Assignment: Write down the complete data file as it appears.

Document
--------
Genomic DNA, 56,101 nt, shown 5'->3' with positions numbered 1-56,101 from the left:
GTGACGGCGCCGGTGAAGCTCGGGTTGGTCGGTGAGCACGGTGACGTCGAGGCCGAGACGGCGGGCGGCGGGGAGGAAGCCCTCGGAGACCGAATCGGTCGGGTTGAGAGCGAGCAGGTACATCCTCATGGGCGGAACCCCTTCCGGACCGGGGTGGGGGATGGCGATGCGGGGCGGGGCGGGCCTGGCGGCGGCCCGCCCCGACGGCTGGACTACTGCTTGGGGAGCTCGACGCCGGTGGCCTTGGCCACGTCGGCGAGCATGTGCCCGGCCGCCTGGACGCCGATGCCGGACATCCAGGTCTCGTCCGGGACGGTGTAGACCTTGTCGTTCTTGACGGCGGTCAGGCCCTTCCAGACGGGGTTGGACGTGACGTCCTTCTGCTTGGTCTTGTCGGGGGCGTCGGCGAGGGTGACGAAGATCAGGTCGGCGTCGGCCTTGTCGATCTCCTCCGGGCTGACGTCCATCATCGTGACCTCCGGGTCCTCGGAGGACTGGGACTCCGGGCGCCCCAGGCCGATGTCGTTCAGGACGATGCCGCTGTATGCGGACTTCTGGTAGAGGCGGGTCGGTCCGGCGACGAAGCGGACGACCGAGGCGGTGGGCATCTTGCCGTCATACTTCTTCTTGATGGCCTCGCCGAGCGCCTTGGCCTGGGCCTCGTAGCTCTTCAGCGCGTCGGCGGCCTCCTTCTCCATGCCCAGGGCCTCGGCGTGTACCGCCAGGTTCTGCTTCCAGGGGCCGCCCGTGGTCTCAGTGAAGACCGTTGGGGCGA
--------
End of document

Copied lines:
Genomic DNA, 56,101 nt, shown 5'->3' with positions numbered 1-56,101 from the left:
GTGACGGCGCCGGTGAAGCTCGGGTTGGTCGGTGAGCACGGTGACGTCGAGGCCGAGACGGCGGGCGGCGGGGAGGAAGCCCTCGGAGACCGAATCGGTCGGGTTGAGAGCGAGCAGGTACATCCTCATGGGCGGAACCCCTTCCGGACCGGGGTGGGGGATGGCGATGCGGGGCGGGGCGGGCCTGGCGGCGGCCCGCCCCGACGGCTGGACTACTGCTTGGGGAGCTCGACGCCGGTGGCCTTGGCCACGTCGGCGAGCATGTGCCCGGCCGCCTGGACGCCGATGCCGGACATCCAGGTCTCGTCCGGGACGGTGTAGACCTTGTCGTTCTTGACGGCGGTCAGGCCCTTCCAGACGGGGTTGGACGTGACGTCCTTCTGCTTGGTCTTGTCGGGGGCGTCGGCGAGGGTGACGAAGATCAGGTCGGCGTCGGCCTTGTCGATCTCCTCCGGGCTGACGTCCATCATCGTGACCTCCGGGTCCTCGGAGGACTGGGACTCCGGGCGCCCCAGGCCGATGTCGTTCAGGACGATGCCGCTGTATGCGGACTTCTGGTAGAGGCGGGTCGGTCCGGCGACGAAGCGGACGACCGAGGCGGTGGGCATCTTGCCGTCATACTTCTTCTTGATGGCCTCGCCGAGCGCCTTGGCCTGGGCCTCGTAGCTCTTCAGCGCGTCGGCGGCCTCCTTCTCCATGCCCAGGGCCTCGGCGTGTACCGCCAGGTTCTGCTTCCAGGGGCCGCCCGTGGTCTCAGTGAAGACCGTTGGGGCGA